The sun hangs in the sky these days in Cuzco and temperatures rise. The dark clouds and rain seem to have fled for a while. It is the dry season and the harvest is over. As a result, people take advantage of the dry, warm days, and chilly nights, to prepare corn for storage.
All over, even in the city, you will see multicolored ears of corn drying on roofs or on the ground. In the moister lowlands, where the ground retains moisture, the corn hangs on strings in the air, sometimes stretched from post to post, such as on a balcony. Corn seems everywhere.
Corn is one of the two ancient staffs of life in the Andes. Following Andean dualism, the Incas, their predecessors and descendants, depended on potatoes from the highlands, and from inside the ground, as well as on corn from the valleys and lower lands, as well as something that grows above ground on long stalks in the air. Two sets of divisions encounter each other in these foods: from inside the earth vs. from above the earth; foods from the highlands vs. foods from the lowlands.
Together potatoes and corn are not only nutritionally satisfying, they are cosmologically pleasing in the way they bring these divisions into a whole, not unlike the way yin and yang come together in the Orient.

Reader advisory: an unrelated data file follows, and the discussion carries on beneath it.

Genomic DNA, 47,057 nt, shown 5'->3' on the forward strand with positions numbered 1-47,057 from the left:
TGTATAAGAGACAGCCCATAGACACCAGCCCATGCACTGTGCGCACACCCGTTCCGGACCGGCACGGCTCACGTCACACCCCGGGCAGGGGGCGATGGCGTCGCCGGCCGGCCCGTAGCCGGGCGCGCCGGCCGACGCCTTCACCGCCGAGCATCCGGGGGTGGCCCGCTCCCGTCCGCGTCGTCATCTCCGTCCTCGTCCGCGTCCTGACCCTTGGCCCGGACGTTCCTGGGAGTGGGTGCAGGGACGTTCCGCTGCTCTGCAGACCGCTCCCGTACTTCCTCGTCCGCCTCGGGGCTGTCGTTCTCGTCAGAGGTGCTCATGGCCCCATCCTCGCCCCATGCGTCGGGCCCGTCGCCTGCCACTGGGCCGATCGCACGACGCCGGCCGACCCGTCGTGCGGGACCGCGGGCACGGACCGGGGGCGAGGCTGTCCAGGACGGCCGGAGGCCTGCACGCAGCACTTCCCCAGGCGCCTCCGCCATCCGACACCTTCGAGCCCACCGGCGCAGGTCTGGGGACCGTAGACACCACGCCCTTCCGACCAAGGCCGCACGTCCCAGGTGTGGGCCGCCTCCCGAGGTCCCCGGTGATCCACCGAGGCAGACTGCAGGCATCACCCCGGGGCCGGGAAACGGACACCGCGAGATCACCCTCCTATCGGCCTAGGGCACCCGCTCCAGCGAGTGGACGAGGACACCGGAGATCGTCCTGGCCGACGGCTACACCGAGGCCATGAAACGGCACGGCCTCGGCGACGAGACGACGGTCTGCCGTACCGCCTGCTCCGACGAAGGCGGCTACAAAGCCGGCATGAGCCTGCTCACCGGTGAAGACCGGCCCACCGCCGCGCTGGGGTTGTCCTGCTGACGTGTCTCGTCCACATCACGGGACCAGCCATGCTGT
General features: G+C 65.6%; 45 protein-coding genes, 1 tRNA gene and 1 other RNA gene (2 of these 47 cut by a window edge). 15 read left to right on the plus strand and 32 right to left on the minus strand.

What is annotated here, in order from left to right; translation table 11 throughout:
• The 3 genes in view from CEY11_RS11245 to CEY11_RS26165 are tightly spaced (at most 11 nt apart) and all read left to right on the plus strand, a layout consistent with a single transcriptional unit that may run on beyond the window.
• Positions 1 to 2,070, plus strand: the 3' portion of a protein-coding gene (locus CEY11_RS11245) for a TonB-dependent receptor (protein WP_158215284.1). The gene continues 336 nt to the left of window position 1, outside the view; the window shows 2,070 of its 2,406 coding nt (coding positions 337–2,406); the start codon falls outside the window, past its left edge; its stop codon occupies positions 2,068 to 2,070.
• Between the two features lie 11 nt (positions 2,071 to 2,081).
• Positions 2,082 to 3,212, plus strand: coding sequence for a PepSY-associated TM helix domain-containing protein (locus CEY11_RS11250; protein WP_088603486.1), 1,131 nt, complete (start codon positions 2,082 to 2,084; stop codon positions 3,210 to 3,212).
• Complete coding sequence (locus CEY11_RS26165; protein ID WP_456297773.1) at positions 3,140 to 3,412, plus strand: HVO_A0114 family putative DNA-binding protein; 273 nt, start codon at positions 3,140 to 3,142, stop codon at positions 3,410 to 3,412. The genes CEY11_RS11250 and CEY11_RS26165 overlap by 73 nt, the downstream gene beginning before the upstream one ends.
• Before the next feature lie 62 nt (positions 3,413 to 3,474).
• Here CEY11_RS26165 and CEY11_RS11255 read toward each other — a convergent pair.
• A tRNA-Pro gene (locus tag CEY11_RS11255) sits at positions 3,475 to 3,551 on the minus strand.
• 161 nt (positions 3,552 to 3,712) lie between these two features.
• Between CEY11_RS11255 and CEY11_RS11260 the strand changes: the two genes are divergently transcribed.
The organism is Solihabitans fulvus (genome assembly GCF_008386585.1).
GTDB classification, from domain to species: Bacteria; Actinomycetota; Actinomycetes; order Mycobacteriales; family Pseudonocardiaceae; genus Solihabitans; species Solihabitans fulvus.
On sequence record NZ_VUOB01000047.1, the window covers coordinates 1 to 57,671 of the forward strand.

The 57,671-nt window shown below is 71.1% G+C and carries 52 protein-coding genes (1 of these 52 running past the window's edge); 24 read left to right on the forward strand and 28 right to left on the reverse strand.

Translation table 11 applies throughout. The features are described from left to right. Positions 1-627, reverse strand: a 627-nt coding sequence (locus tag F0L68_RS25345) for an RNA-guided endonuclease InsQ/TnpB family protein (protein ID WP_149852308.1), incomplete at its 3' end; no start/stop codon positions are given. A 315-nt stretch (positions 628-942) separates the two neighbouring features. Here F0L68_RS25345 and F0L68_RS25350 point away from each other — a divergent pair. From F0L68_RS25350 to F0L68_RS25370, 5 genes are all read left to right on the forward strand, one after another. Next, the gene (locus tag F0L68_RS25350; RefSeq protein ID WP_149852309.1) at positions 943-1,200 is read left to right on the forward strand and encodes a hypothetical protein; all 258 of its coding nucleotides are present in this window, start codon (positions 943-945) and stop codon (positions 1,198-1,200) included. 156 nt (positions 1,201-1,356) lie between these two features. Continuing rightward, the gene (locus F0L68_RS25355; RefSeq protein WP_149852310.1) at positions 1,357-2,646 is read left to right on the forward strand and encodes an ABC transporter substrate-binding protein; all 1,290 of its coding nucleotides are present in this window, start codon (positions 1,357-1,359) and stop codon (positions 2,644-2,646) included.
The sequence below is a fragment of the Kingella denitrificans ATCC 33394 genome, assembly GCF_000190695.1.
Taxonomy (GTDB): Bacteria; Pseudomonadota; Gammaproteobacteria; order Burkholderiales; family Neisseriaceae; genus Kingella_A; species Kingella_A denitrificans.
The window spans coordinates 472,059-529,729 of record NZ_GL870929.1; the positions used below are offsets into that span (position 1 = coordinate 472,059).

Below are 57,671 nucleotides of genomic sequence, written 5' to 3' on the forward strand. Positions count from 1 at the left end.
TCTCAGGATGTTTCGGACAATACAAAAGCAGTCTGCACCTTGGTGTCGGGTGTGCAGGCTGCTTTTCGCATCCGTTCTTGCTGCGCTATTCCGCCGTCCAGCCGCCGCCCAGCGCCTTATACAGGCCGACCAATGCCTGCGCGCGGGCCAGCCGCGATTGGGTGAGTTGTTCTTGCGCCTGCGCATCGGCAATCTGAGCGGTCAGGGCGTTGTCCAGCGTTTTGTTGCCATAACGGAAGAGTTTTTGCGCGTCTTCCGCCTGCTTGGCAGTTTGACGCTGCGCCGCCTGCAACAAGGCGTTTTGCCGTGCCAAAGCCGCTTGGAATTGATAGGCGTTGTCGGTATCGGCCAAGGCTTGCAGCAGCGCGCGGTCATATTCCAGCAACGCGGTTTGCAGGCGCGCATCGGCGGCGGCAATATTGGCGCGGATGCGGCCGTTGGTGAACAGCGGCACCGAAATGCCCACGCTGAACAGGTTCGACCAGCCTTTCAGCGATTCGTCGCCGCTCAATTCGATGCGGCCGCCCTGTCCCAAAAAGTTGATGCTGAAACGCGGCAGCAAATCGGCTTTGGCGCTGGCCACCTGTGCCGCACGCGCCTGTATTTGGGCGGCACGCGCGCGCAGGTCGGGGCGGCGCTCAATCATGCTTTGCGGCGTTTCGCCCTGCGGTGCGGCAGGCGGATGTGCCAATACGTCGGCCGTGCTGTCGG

Peru is one of the great repositories of variety for these foods. While the potato originated here, corn seems to have come from Mexico. At least that is what the evidence suggests, though it arrived here very early, more than ten thousand years ago. Consequently, Peru has one of the greatest sets of varieties of corn in the world, outside of Mexico. They include various species that are not found elsewhere as well as ones that are shared.
Cuzco is famous for its giant white corn, which is typical of the Sacred Valley of the Incas, though even there other varieties of corn are grown. Each community and region of Cuzco, not to mention Peru, has its own historical set of varieties. As a result, when you see dried corn you see a amazing rainbow of colors and diversity of shapes.
Since the air is dry, the days hot and the nights cold, people now eat dry-season food. When ground, the newly dried corn is perfect for making tamales, as well as soups such as lawa de maíz, a corn gruel not unlike a chowder. People also make cakes and breads from corn, as well as croquets of corn.
Of course the different varieties of corn have different uses, such as when the variety chullpi is used to toast for the cancha, the parched corn found on table after table and in dish after dish in Cuzco.
This time brings joy as people see the fruits of their harvest, and that of other people, drying since it means there will be an abundance of food until the next harvest comes. Each season has its own joy.